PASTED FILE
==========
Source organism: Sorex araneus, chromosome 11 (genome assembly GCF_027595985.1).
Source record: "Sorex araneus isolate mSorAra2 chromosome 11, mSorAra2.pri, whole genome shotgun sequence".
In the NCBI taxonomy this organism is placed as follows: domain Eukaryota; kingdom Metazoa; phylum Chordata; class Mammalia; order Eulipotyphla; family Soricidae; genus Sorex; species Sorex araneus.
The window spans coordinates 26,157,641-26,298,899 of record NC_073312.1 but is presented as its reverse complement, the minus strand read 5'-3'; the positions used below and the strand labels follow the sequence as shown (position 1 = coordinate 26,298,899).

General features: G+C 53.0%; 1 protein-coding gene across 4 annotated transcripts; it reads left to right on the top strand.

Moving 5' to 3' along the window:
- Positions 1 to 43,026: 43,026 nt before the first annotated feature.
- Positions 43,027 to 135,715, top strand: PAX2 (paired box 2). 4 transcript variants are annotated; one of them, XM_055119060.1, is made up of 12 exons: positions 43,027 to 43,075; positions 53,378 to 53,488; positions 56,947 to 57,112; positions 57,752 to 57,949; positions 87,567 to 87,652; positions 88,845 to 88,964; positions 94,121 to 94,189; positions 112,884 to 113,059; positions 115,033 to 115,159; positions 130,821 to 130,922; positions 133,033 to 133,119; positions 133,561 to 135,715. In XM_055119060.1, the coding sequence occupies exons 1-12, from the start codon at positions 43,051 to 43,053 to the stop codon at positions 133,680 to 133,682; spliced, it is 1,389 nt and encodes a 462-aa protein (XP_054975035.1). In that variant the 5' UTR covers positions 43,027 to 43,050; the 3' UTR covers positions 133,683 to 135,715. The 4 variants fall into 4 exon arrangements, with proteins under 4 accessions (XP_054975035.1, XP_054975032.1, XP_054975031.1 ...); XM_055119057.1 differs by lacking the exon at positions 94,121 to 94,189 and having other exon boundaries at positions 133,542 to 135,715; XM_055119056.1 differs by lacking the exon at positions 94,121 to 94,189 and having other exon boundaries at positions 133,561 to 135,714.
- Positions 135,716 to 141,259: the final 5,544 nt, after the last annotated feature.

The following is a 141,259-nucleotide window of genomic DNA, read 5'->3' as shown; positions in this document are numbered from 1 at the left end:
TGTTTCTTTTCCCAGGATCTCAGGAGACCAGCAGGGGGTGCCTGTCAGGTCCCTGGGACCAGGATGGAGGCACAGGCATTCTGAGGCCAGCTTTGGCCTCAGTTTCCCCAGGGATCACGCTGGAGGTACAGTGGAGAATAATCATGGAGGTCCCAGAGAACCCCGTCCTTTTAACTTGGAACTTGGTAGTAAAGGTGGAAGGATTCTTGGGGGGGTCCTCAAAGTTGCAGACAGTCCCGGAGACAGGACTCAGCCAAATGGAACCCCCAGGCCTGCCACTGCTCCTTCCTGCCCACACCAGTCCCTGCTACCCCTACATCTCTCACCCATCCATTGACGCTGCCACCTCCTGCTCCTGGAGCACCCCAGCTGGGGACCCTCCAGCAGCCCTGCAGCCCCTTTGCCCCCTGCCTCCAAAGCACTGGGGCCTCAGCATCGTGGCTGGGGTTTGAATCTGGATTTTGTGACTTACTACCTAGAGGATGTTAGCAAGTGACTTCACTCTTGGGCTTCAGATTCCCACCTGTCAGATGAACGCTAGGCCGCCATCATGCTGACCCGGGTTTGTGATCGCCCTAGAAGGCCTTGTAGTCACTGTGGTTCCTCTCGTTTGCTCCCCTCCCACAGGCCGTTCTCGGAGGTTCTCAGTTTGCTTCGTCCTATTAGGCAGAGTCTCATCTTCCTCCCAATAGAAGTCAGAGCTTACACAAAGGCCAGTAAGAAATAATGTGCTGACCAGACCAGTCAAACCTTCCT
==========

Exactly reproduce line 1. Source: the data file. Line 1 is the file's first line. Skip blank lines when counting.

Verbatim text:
Source organism: Sorex araneus, chromosome 11 (genome assembly GCF_027595985.1).